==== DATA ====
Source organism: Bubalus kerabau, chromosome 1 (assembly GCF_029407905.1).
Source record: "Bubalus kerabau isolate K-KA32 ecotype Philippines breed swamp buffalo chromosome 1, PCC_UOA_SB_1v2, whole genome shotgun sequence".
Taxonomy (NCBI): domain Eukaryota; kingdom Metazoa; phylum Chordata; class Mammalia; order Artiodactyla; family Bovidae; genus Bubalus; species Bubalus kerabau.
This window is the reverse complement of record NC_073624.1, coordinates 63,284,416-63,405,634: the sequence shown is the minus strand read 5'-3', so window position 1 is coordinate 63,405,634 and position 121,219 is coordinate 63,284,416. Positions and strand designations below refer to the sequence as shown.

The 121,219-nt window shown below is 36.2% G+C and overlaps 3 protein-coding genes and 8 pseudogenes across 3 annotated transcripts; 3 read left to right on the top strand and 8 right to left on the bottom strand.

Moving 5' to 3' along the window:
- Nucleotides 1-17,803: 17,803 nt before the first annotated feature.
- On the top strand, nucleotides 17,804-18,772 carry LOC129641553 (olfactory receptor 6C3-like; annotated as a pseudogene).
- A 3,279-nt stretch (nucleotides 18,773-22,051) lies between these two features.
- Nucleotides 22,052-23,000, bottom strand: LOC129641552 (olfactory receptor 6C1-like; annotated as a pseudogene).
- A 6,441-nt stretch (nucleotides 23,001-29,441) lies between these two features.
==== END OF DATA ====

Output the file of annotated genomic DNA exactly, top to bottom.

Source organism: Bubalus kerabau, chromosome 1 (assembly GCF_029407905.1).
Source record: "Bubalus kerabau isolate K-KA32 ecotype Philippines breed swamp buffalo chromosome 1, PCC_UOA_SB_1v2, whole genome shotgun sequence".
Taxonomy (NCBI): domain Eukaryota; kingdom Metazoa; phylum Chordata; class Mammalia; order Artiodactyla; family Bovidae; genus Bubalus; species Bubalus kerabau.
This window is the reverse complement of record NC_073624.1, coordinates 63,284,416-63,405,634: the sequence shown is the minus strand read 5'-3', so window position 1 is coordinate 63,405,634 and position 121,219 is coordinate 63,284,416. Positions and strand designations below refer to the sequence as shown.

The 121,219-nt window shown below is 36.2% G+C and overlaps 3 protein-coding genes and 8 pseudogenes across 3 annotated transcripts; 3 read left to right on the top strand and 8 right to left on the bottom strand.

Moving 5' to 3' along the window:
- Nucleotides 1-17,803: 17,803 nt before the first annotated feature.
- On the top strand, nucleotides 17,804-18,772 carry LOC129641553 (olfactory receptor 6C3-like; annotated as a pseudogene).
- A 3,279-nt stretch (nucleotides 18,773-22,051) lies between these two features.
- Nucleotides 22,052-23,000, bottom strand: LOC129641552 (olfactory receptor 6C1-like; annotated as a pseudogene).
- A 6,441-nt stretch (nucleotides 23,001-29,441) lies between these two features.